The structure of Revelation is partly evident in the text, but not without complications, which explains why there is little agreement among scholars on the book’s structure. The search for a structure usually begins with the four, numbered, seven-fold visions in the book; the seven churches (2:1 – 3:22), the seven seals (6:1 – 8:1), the seven trumpets (8:7 – 11:18) and the seven bowls (16:1-21). Each of these visions is preceded by an introduction related to the sanctuary (the seven golden lampstands—1:12-20; the heavenly throne room—4:1 – 5:14; the altar of incense—8:2-6; and the heavenly temple scene—15:5-8). Each of these introductions/visions forms a natural division of the book’s structure. The material between the trumpets and the bowls (12:1 – 15:4) also forms a natural division of the book. A sanctuary introduction to that section (reference to the temple in heaven and the ark of the covenant) can be found in Revelation 11:19.

The biggest challenge to any structure of Revelation is what to do with the second half of the book, especially chapters 17 and 18. It appears that there is a natural division in chapters 19 and 20, with a focus on the final events of earth’s history (19:1-10), the Second Coming (19:11-21) and the millennium (20:1-15). The search for a sanctuary introduction leads to 19:1-10, which has many of the elements found in an earlier sanctuary introduction, Revelation 4-5. The final natural division of the book is the New Jerusalem narrative (21:1 – 22:5). In this section of the book, the sanctuary setting seems to have merged with the vision as a whole. There is no temple there because the New Jerusalem itself is the Most Holy Place (a perfect cube—Rev 21:16, cf. 1 Kings 6:20), God and the Lamb dwell in city (21:22), and there is face to face contact with God before the throne (22:3-4). This makes a total of seven sections in the structure of Revelation; seven churches, seven seals, seven trumpets, 12-14, seven bowls, the millennium and the New Jerusalem.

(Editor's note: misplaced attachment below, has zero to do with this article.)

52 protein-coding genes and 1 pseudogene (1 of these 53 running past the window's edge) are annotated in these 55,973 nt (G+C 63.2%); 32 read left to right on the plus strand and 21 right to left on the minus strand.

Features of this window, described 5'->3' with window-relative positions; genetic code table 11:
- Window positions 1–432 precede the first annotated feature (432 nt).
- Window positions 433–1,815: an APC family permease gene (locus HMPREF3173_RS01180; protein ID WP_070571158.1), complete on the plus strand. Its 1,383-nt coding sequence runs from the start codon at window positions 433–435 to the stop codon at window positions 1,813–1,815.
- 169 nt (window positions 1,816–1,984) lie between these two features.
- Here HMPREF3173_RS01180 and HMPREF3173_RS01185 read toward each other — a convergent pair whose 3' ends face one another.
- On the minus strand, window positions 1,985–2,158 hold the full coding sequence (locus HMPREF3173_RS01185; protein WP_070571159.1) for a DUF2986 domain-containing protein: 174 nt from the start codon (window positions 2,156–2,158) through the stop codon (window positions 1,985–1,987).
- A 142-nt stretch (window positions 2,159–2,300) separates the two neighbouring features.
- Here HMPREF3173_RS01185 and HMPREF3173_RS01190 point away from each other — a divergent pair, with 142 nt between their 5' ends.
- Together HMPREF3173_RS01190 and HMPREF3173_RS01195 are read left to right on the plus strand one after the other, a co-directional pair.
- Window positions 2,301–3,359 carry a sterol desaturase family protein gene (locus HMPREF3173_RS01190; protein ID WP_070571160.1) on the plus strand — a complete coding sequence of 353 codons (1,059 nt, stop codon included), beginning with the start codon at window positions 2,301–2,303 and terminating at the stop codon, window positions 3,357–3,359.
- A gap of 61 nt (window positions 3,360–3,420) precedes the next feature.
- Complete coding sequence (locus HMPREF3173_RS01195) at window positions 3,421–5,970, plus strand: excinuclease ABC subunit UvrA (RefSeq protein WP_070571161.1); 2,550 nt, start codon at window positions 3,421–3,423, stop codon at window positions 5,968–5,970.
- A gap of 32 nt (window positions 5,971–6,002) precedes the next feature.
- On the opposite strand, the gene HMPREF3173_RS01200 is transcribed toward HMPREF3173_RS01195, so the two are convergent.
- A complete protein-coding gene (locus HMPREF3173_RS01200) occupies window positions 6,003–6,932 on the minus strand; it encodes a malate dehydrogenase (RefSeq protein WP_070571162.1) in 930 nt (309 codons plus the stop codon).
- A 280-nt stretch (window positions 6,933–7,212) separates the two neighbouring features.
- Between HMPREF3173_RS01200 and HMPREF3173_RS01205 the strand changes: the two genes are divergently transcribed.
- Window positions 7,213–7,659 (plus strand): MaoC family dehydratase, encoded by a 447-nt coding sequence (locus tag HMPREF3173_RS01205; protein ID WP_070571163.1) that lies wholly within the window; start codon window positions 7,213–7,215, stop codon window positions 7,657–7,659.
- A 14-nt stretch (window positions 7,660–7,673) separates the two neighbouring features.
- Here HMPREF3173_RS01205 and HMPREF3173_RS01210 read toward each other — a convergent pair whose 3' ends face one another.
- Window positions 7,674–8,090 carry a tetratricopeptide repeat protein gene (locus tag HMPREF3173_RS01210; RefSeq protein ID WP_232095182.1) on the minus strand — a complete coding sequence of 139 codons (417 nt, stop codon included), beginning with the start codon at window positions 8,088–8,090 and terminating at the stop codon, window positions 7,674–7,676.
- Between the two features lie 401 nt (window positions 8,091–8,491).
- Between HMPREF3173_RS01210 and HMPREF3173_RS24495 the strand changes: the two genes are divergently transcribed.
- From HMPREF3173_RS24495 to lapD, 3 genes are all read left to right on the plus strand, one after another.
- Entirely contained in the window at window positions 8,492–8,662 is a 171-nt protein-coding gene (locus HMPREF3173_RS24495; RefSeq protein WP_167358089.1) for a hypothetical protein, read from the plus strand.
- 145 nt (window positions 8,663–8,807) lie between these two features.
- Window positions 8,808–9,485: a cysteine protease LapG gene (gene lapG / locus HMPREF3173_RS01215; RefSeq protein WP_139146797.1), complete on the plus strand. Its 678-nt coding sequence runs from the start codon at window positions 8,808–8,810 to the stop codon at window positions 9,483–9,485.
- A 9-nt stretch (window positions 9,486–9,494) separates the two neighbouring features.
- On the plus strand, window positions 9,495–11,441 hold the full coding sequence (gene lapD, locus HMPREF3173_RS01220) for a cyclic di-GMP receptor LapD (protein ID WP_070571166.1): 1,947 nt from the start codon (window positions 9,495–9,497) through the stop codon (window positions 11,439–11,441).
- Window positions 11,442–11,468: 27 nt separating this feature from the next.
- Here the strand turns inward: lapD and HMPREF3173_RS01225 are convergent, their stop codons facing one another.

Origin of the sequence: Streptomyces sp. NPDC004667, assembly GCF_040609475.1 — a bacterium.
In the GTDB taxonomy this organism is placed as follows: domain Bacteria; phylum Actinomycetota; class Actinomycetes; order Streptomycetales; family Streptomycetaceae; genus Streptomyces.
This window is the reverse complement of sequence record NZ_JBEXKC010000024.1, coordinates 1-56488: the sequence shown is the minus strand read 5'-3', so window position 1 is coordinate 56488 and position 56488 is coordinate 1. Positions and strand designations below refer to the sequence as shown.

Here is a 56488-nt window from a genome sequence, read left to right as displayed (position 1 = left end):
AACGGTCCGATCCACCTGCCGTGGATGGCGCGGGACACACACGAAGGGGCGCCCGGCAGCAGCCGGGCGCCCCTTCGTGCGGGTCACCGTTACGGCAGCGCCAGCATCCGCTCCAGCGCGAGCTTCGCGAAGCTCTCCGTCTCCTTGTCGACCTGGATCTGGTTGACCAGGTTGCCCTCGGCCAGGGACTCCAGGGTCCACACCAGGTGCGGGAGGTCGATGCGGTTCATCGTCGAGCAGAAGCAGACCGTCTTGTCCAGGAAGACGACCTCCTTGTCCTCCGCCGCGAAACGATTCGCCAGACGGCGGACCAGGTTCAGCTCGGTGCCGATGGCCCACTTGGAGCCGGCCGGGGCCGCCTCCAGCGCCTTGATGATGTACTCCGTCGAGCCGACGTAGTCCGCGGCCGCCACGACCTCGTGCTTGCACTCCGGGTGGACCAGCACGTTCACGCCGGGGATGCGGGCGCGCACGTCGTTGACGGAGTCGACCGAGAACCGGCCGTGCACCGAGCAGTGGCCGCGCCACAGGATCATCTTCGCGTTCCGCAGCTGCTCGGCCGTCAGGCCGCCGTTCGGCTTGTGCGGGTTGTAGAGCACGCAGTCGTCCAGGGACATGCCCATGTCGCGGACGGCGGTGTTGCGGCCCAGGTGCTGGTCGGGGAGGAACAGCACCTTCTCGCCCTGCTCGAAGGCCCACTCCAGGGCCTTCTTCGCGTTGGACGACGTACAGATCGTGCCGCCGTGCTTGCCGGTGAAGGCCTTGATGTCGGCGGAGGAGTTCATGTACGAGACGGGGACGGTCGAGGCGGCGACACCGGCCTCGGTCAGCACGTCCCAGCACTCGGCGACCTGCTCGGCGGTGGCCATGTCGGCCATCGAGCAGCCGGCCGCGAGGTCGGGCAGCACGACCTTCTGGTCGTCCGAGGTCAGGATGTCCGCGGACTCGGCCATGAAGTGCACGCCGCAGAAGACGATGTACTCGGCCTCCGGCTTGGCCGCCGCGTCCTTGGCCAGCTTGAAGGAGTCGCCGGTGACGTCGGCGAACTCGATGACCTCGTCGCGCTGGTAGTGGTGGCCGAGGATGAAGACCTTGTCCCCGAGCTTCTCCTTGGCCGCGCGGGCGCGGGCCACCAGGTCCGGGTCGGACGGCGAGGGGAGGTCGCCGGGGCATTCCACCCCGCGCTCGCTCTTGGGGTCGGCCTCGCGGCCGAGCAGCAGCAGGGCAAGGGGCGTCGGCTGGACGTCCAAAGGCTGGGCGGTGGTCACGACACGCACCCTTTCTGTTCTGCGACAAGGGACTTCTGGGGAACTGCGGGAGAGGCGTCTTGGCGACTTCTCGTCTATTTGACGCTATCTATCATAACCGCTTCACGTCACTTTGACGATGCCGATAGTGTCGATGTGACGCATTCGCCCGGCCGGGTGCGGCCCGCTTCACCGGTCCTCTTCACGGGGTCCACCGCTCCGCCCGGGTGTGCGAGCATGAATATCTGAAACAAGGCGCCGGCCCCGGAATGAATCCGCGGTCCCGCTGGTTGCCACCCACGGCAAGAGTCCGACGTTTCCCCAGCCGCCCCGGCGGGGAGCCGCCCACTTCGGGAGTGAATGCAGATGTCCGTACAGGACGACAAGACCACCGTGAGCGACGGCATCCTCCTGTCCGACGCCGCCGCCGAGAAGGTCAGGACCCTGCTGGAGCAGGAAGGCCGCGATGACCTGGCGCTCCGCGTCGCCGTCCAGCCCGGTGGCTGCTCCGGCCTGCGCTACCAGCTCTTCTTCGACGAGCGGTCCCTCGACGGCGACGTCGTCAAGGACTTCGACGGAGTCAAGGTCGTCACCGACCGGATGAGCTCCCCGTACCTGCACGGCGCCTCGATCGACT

What remains to be structured are two things, the opening (1:1-8) and conclusion (22:6-21), and chapters 17 and 18. The opening and conclusion have many parallels with each other and are fittingly called the Prologue and the Epilogue. Some see in chapters 17 and 18 an eighth section of the book, focusing on the Fall of Babylon, But an eighth section would be surprising, considering the centrality of the number seven in the book. A better approach is to note the many connections between the sixth and seventh bowl-plagues (16:12-20) and chapter 17. Since chapter 17 portrays the fall of Babylon the prostitute, and chapter 18 portrays the fall of Babylon the great city, both chapters offer a fitting expansion and conclusion to the seven bowl-plagues.

Some scholars have noted a chiastic structure in the above outline. The Prologue and Epilogue have many parallel elements, as do the Seven Churches and the New Jerusalem sections. The Seven Trumpets and the Seven Bowls are also clearly parallel. The resulting outline highlights the centrality of the vision of Revelation 12-14. Unlike the Greek/Western tradition, the central purpose of the book is not found in the conclusion, but in the center, the location of the heavenly war and the three angel’s messages. This has important implications for interpretation.

Prologue (1:1-8)
I. The Seven Churches (1:9 – 3:22)
II. The Seven Seals (4:1 – 8:1)
III. The Seven Trumpets (8:2 – 11:18)
IV. The Great War (11:19 – 15:4)
V. The Wrath of God (15:5 – 18:24)
VI. The End of Evil (19:1 – 20:15)
VII. The New Jerusalem (21:1 – 22:5)
Epilogue (22:6-21)

A Short Summary of the Book of Revelation (Rev 3)